Facebook’s Libra: What’s In Store For Cambodia?

Facebook finally revealed its highly-anticipated next steps, unveiling Libra, the tech giant’s first coin cryptocurrency, on June 18.

What is Libra? 

A white paper was released, highlighting the plans that Facebook has for its latest venture. Libra presents various features that are drawing the attention of both users and big financial groups. The currency can be used to send funds instantly through the social media platform as well as its subsidiaries Whatsapp and Messenger.

Ahead of the currency’s official launch next year, Facebook informed that consumers will have another payment method made available on websites such as eBay and Booking.com, with an additional incentive of lower fees when compared to conventional bank and card services. The virtual token has already garnered the support of 28 financial groups, the most notable of which include PayPal, eBay, Uber, and Spotify. For example, Libra can be integrated within daily payments such as Uber rides and Spotify subscriptions.

With over 1.7 billion adults outside of the global organised financial system, Libra “is to enable a simple global currency and financial infrastructure that empowers billions of people”. The cryptocurrency targets a billion people out of the global unbanked population who own mobile phones, and another half a billion who already have Internet access.

In Cambodia, only one quarter of the population has a bank account. What opportunities and threats can the digital currency pose for Cambodians?

Libra in Cambodia

In order to understand more about Libra’s impact, Geeks in Cambodia reached out to Mr Jojo Malolos, for his perspective as the CEO of Cambodia’s leading mobile banking services provider, Wing Money.

CEO of Wing Money, Jojo Malolos

“I think it will take some time before we see [the] adoption of a scheme this huge. I think success will not be driven by the innovation and technology that is being brought forward. Success will be based on the ability of Libra to get the unbanked to adapt to this channel for their financial transactions. For decades now, the world tried to capitalize on the phenomenon that there are now more people with phones than bank accounts. The de-banking of the banking industry, rendering financial institutions obsolete in managing movement of funds from one person to another, to an enterprise, from an enterprise to enterprise, to another person, [has] not happened as envisioned,” Mr Malolos expresses.

New figures have revealed that one in two Cambodians owns a Facebook account, and with such a highly social population, there is potential and positive environment for leapfrogging solutions. Social selling has been firmly entrenched in Cambodia’s social ecosystem, with most online local brands owning Facebook pages without a need for e-commerce platforms.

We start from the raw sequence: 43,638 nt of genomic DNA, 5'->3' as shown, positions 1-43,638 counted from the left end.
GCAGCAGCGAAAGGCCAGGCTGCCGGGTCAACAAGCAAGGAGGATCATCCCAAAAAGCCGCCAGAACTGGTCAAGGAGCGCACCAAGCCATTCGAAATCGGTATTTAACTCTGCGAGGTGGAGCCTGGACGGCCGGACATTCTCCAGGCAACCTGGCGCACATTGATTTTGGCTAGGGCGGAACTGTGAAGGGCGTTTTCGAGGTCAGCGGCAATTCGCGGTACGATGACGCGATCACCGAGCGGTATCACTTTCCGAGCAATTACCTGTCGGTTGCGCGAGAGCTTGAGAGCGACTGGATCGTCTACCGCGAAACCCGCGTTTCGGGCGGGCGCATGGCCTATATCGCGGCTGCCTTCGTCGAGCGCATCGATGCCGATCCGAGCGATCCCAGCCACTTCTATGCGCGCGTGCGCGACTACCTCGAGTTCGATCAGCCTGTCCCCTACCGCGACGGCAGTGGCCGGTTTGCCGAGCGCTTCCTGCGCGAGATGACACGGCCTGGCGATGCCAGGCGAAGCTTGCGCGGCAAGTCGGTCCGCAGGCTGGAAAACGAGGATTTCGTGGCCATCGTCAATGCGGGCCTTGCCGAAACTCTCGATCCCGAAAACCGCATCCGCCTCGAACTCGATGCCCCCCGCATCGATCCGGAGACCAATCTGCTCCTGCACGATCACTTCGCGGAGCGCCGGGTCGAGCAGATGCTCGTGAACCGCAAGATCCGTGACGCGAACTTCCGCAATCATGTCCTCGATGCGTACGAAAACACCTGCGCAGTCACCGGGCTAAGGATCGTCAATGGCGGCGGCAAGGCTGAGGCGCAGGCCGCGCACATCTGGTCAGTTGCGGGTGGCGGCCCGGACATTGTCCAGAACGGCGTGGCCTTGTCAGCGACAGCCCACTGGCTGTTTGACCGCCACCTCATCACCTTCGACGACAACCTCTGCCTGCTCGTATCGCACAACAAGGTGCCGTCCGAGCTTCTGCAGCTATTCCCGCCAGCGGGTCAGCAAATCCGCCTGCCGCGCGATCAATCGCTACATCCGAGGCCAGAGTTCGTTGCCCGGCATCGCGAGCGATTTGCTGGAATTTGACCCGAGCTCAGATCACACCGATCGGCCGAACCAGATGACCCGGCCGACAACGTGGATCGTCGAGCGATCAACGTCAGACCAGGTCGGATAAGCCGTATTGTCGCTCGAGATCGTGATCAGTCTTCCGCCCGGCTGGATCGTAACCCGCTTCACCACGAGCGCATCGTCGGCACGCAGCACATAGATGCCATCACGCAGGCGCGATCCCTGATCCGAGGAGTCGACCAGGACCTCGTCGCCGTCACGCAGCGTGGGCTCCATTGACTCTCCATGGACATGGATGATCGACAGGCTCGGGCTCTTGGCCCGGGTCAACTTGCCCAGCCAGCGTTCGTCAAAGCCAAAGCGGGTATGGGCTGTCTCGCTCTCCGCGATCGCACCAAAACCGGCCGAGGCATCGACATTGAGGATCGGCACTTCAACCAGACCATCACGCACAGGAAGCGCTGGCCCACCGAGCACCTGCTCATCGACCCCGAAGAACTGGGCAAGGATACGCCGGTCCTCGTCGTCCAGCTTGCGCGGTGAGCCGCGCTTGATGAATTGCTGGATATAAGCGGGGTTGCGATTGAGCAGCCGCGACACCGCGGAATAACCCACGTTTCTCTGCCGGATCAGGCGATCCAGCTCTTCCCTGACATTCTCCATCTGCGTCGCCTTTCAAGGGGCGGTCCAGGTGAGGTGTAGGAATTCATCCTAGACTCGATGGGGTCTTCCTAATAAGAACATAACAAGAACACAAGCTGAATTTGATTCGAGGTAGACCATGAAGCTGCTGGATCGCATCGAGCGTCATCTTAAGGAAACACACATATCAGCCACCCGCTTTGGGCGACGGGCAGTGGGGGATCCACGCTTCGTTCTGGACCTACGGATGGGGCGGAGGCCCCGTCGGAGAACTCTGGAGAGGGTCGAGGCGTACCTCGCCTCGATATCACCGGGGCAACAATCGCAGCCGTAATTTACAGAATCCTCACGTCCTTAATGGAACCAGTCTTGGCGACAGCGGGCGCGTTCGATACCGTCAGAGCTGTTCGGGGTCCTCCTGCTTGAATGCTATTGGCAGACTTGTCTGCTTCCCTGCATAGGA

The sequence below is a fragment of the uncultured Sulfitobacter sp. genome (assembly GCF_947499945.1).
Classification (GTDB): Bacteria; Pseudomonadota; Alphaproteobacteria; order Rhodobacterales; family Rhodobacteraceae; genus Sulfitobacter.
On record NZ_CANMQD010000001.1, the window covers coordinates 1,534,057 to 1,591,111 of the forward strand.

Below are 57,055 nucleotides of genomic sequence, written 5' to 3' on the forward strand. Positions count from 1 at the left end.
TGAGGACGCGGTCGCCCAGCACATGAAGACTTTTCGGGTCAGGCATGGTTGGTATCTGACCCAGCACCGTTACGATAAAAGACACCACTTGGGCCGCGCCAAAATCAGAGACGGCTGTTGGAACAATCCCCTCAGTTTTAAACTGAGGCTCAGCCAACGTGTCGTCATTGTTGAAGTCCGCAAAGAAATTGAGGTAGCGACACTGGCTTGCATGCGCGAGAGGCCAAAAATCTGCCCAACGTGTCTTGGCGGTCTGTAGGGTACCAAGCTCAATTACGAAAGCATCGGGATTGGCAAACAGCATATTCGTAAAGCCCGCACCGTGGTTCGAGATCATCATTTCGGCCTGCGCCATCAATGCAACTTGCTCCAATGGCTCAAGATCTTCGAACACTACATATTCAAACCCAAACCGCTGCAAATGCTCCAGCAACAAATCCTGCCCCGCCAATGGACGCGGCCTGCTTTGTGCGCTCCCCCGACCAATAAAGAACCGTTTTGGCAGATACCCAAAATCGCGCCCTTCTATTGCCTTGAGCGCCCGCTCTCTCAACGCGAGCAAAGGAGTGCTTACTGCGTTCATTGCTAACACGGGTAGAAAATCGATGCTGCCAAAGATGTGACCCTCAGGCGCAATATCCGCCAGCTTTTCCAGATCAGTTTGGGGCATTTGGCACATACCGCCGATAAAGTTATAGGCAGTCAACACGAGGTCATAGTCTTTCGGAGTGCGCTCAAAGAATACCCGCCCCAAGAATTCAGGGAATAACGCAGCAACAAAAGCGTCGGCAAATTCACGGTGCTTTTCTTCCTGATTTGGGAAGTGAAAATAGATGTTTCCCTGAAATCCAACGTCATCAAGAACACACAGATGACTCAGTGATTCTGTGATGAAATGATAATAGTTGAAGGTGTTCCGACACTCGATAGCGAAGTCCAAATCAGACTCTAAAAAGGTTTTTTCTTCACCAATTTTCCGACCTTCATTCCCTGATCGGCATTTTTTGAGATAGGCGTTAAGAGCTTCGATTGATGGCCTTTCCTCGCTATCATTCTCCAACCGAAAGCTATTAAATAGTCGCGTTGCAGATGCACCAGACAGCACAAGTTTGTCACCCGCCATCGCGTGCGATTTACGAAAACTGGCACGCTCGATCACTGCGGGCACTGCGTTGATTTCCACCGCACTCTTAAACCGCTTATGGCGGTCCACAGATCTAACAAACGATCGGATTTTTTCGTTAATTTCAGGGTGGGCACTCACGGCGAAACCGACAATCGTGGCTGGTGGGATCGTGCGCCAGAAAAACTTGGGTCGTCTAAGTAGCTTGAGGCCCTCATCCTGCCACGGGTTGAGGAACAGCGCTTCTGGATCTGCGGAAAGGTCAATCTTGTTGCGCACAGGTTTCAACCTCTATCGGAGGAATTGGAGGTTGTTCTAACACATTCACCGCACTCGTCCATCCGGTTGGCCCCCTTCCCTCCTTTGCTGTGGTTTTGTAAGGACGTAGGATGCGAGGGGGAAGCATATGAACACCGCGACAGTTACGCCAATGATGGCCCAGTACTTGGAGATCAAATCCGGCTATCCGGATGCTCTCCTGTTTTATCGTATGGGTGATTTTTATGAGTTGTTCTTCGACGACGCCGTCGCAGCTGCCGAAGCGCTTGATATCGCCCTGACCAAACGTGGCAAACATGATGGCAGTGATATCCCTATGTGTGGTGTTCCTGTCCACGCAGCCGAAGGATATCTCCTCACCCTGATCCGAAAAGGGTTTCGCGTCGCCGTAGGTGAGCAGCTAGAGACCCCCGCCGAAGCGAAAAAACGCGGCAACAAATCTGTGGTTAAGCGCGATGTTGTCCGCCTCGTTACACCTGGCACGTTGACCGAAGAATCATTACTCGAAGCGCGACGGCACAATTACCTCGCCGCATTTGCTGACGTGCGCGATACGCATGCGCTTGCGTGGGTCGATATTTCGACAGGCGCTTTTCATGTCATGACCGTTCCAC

Local consumers have been making their orders directly through Facebook, and are most commonly using cash on delivery as a payment option. This is where Libra changes the game, as consumers can now complete their purchases directly on Facebook. Social selling on Facebook has already streamlined the process of marketing and transactions, and with Libra, online payment can now be added to the mix.

Mr Malolos elaborates, “If Libra indeed happens, there will be a huge transformation as envisioned when mobile financial services were initiated, when FinTech possibilities were pursued. More efficiency in funds movement, settlement, real-time payments, merchant payments, ‘when you need it’ disbursements, would make industries more productive, creating opportunities for more jobs, more successful businesses, more robust economy. FinTech companies will have shorter runways to prove themselves successful.”

Libra is also a great opportunity for microfinance in Cambodia through social media. Facebook can leverage the immense amount of data it possesses on its users, with the ability to reach more of the lower income communities connected to the local social network.

When asked about how Libra would impact existing financial services, Mr Jojo mentions the next steps for Wing, “Wing will continue to break financial inclusion barriers at the base of the pyramid, bringing real fintech to the unbanked and underbanked with more Wing agents penetrating remote economies much more successfully (…) With Libra it can only get better. Wing stands to be a big enabler for Libra as the most trusted channel, which the unbanked will deposit their funds into, connecting to more than 30,000 micro-merchants, 45,000 SMEs and MSMEs for various payment and disbursement use cases that can also be available in social media.“

Designed to appeal to largely social populations with limited presence of financial institutions, Libra almost seems to be adapted to growth and change in the Cambodian landscape. However, only time will tell, and Geeks in Cambodia looks forward to seeing the impact Libra can have on Cambodia’s booming economy.